Summary: The Letter to Laodicia - about what makes God sick - a lack of commitment
The Revelation to Laodicea
Have you ever been sea sick – you know, just continually wreaching – not for the skys, but yeh, I won’t go into it any more. At least you have to look on the bright side - you are the fish’s best friend. No it is not very fun at all being sick. Not fun at all. And to make matters worse, sometimes people just don’t believe you.
Did you hear about the inscription on the tombstone of a hypochondriac? It read, "Now will you believe that I’m sick?"
How are you feeling today? Fine. That’s great – I’m glad. Probably the more important question I want to ask is how is Christ feeling today? You say – fine. And I ask how do you know. You say – He’s God and he’s in heaven where there is no illness. I say Yes – But … Don’t you love that answer – Yes – But… Yes he is God, but he can feel sick.
What you don’t believe me that an all powerful God can be sick? Well if you were listening to our bible reading earlier you would have heard these words read – “Because you are neither hot nor cold, I am about to spit you out of my mouth”. This translation does not really capture the full thrust of the passage (excuse the pun – it was fully intended). The word for spit here actually means to vomit. Christ is feeling so sick that he wants to throw up. I like the way the Message puts it – it says “I know you inside and out, and find little to my liking. You’re not cold, you’re not hot – far better to be either cold or hot! You’re stale. You’re stagnant. You make me want to vomit.” Gross isn’t it – but here is an instant where Christ felt ill to the bottom of his stomach.
The question that remains is what was it that made him feel sick? What if I told you that it was a bunch of Christians that made him feel this way? Have I caught your attention yet. What if I told you they were a bunch of Christians who resembled us in this building more than you or I would ever care to imagine? Have I got your interest now?
Well we are onto the last of the letters to the churches in Revelation and this is a letter to a church which disgusted Christ. Let’s pause and pray that God might show to us to us the wonders of his word.
Lord, this morning as we look at the last of your letters to the churches, we ask that you would speak directly into our hearts and minds. Make us mindful of the fact that these words are meant for us and that we are to heed the warnings contained within. Help us to be honest with ourselves and you this morning Lord. Amen.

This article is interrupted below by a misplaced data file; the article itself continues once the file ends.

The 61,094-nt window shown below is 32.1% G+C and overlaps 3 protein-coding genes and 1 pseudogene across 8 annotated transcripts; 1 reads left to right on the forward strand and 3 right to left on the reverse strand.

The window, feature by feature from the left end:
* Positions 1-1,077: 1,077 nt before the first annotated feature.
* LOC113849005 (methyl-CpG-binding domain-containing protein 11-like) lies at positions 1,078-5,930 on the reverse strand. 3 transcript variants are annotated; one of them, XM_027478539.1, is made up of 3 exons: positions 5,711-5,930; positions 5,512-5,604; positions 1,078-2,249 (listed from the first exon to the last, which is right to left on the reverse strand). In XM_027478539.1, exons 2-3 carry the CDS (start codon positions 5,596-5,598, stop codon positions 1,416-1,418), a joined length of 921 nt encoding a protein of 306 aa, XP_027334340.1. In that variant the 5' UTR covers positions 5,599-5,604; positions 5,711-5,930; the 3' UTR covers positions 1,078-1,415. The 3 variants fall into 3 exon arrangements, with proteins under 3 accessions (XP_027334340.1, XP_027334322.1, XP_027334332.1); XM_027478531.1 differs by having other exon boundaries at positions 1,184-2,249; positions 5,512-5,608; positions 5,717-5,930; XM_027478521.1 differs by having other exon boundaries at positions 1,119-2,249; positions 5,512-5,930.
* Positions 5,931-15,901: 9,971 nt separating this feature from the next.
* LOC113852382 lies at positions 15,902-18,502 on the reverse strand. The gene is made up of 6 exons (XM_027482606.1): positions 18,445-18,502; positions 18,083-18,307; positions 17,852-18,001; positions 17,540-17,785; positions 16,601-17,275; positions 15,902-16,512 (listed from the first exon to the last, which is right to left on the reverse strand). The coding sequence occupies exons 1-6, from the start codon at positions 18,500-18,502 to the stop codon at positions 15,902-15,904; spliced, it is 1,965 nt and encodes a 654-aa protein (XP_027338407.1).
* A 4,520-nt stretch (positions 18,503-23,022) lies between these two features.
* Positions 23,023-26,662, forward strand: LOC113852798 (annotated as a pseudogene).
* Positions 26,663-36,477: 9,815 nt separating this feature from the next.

If you have your bibles there, please open them to Rev 3:14. Please keep them open for the duration of this morning as I’ll constantly be referring back to the passage so keep checking that I’ve got it right - otherwise I could be telling you absolutely any tall story this morning and you wouldn’t have the foggiest.
We’ve already read the passage once, but seeing its so short, lets read it again.
As for all the other churches we’ve studied over the past months, I want to look at 4 things this letter under 5 headings.
1) Picture of the city
2) Picture of Christ, the author
3) Picture of the Problem
4) Picture of the Solution
5) Picture of the Promise
So let’s start with a bit of background on Laodicea.
1) A Picture of Laodicea
Laodicea was about forty-five miles southeast of Philadelphia and about one hundred miles due east of Ephesus. It was in a fertile valley along with Colosse and Hierapolis. And the great Roman road stretching to the inland of Asia from the coast at Ephesus ran straight through its center. This made Laodicea an important center of trade and communication.
Laodicea was actually known for 3 things.
1) it was known firstly for its wealth. It was the financial and banking center of the whole region and had money to burn. So wealthy was Laodicea that after the great earthquake of A.D. 17, which destroyed it, the people refused imperial help in rebuilding the city, choosing rather to do it entirely by themselves. It would be like one of our cities refusing government aid after a natural disaster and replacing all the buildings and infrastructure itself. It was rich and had no need of any help.
2) much of its wealth came from the production of a fine quality of famous glossy black wool which would be exported throughout the known world.